What about gamble B? It has three small-world outcomes: $0, $1, and $5 million. So we replace each of these with a normal distribution centered on its utility, though scaled down according to its probability. Applying the same method to gambles C and D we get the distributions illustrated in Fig. 1.
Fig. 1

grand-world gambles A and B (top), and C and D (bottom)

These are continuous distributions, whereas Buchak defends REU theory in a finite, discrete setting. But we can bridge the gap in a couple of ways, and it turns out not to matter which we choose. So we reserve discussion of this wrinkle for the Appendix, and proceed with our continuous approach.

3.2 The challenge for REU theory

What does REU theory say about our grand-world Allais gambles? Assuming \(r(p)=p^2\), we find that REU theory is actually risk-seeking! B is now preferable to A:
$$\begin{aligned} {\textit{REU}\,}(A)&\approx .887\\ {\textit{REU}\,}(B)&\approx .900 \end{aligned}$$
While C continues to be preferable to D:
$$\begin{aligned} {\textit{REU}\,}(C)&\approx -.073\\ {\textit{REU}\,}(D)&\approx -.079 \end{aligned}$$
In other words, REU theory now apes EU theory’s preferences. It does no better at explaining risk-aversion in the Allais paradox than the theory it was meant to replace.

In a way, this is not surprising. From the grand-world perspective, option A is not really a sure thing. Though it may secure the $1 million, it cannot secure a life of utility 1 rather than utility 0. From the grand-world perspective, A is risky, much like B.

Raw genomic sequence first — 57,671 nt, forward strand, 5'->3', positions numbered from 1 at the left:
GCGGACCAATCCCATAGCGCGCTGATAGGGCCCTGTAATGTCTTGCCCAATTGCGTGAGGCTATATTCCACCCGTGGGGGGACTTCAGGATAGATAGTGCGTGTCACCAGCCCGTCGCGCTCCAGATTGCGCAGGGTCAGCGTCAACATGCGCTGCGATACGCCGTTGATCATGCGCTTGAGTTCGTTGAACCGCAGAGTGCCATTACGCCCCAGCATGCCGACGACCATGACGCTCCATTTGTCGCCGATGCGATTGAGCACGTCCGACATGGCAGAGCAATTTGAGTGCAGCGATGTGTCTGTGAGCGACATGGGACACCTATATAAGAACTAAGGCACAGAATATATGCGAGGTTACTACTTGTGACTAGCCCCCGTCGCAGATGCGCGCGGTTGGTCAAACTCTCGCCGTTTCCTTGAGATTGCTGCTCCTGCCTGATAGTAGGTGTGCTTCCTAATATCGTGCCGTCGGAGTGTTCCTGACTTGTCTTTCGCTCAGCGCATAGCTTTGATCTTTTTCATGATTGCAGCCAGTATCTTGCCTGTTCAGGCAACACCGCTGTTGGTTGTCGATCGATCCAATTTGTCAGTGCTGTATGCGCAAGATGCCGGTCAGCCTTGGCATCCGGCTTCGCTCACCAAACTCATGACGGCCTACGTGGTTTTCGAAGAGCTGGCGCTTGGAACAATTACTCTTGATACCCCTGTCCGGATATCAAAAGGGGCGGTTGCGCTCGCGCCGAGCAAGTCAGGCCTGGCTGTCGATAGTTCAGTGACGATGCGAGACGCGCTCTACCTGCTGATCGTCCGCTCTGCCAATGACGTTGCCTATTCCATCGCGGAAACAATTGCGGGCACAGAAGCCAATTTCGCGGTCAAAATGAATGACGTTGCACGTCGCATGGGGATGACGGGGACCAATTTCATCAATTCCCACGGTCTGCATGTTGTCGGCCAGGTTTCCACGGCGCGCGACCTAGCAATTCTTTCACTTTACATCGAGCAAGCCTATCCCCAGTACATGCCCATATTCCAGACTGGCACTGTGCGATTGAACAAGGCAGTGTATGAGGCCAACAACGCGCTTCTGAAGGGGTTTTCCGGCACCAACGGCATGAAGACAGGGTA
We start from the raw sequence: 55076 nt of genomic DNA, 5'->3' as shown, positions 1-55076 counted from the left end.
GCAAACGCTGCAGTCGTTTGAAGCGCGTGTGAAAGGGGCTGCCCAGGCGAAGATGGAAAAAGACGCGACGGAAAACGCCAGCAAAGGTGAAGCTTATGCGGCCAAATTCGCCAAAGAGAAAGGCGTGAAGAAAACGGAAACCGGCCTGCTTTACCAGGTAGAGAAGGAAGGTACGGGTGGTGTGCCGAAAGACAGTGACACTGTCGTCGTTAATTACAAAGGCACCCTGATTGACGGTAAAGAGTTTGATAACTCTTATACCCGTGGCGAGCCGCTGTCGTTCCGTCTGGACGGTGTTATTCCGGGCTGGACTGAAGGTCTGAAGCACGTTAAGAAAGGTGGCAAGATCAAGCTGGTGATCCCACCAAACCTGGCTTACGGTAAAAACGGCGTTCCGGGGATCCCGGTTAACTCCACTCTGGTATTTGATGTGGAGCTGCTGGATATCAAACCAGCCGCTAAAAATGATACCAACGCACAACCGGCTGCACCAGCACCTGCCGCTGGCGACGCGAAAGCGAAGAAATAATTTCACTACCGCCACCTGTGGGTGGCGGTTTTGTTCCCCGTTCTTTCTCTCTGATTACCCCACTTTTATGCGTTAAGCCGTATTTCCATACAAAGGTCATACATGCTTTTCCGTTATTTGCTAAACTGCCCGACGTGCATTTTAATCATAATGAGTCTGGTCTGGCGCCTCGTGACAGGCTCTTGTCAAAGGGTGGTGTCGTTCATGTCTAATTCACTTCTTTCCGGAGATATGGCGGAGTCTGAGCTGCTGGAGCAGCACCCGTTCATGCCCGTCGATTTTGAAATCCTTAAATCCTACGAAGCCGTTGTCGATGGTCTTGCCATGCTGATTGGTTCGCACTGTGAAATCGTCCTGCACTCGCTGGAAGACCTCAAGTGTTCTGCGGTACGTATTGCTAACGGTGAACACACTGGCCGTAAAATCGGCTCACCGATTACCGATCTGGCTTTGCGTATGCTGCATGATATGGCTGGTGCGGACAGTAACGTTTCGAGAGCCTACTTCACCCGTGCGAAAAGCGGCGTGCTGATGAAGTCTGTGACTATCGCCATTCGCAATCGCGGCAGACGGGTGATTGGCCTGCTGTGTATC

So the challenge for REU theory is a tension between the grand-world context it embraces, and the small-world thinking it seeks to validate. The appeal of option A is its certainty, the opportunity to avoid any risk. But REU theory insists on the grand-world context, where that appeal dissolves. At the grand-world level, A is risky and may not be preferable as a result. Indeed, we’ve just seen that it is not preferable on one natural way of modeling the grand-world context.

Other models might be more friendly to the REU theorist’s cause, though. To meet the challenge, they might try altering some of the parameters we’ve introduced. Or they might defend an altogether different model.

We have examined several variations on the present model and found them all wanting. To summarize, the only way we have found for REU theory to recover the Allais pattern is to make \(\sigma\) implausibly small, and the risk function r implausibly extreme or specific. We go into more detail in the next section, and then discuss the broader significance of our findings in Sect. 5.

4 Tweaking the model

4.1 Varying levels of risk aversion

Would a more risk-averse r function make A preferable? Let’s consider \(r(p)=p^x\) with other values of x besides 2.

We examined values of x ranging from 1 to 10 at intervals of .01.2 The result: A did eventually become preferable to B, as expected. But D became preferable to C first. As described in the Appendix, a careful search suggests strongly that there is no value of x that recovers the Allais pattern, given \(\sigma = .2\). Evidently, \({\textit{REU}\,}(D)>{\textit{REU}\,}(C)\) for \(x~\ge~2.57\), while \({\textit{REU}\,}(A)>{\textit{REU}\,}(B)\) only for values of x strictly greater than 2.57.

But even if there were a value of \(x > 2\) that succeeded, we would have reservations. The risk function \(r(p)=p^2\) is already pretty extreme. An agent with this risk function would reject a gamble that gives her a 50% chance of losing $100 and winning $299, given utility linear in dollars. At \(r(p)=p^3\), she would reject such a gamble up until a potential gain of $699.3

4.2 Larger values of \(\sigma\)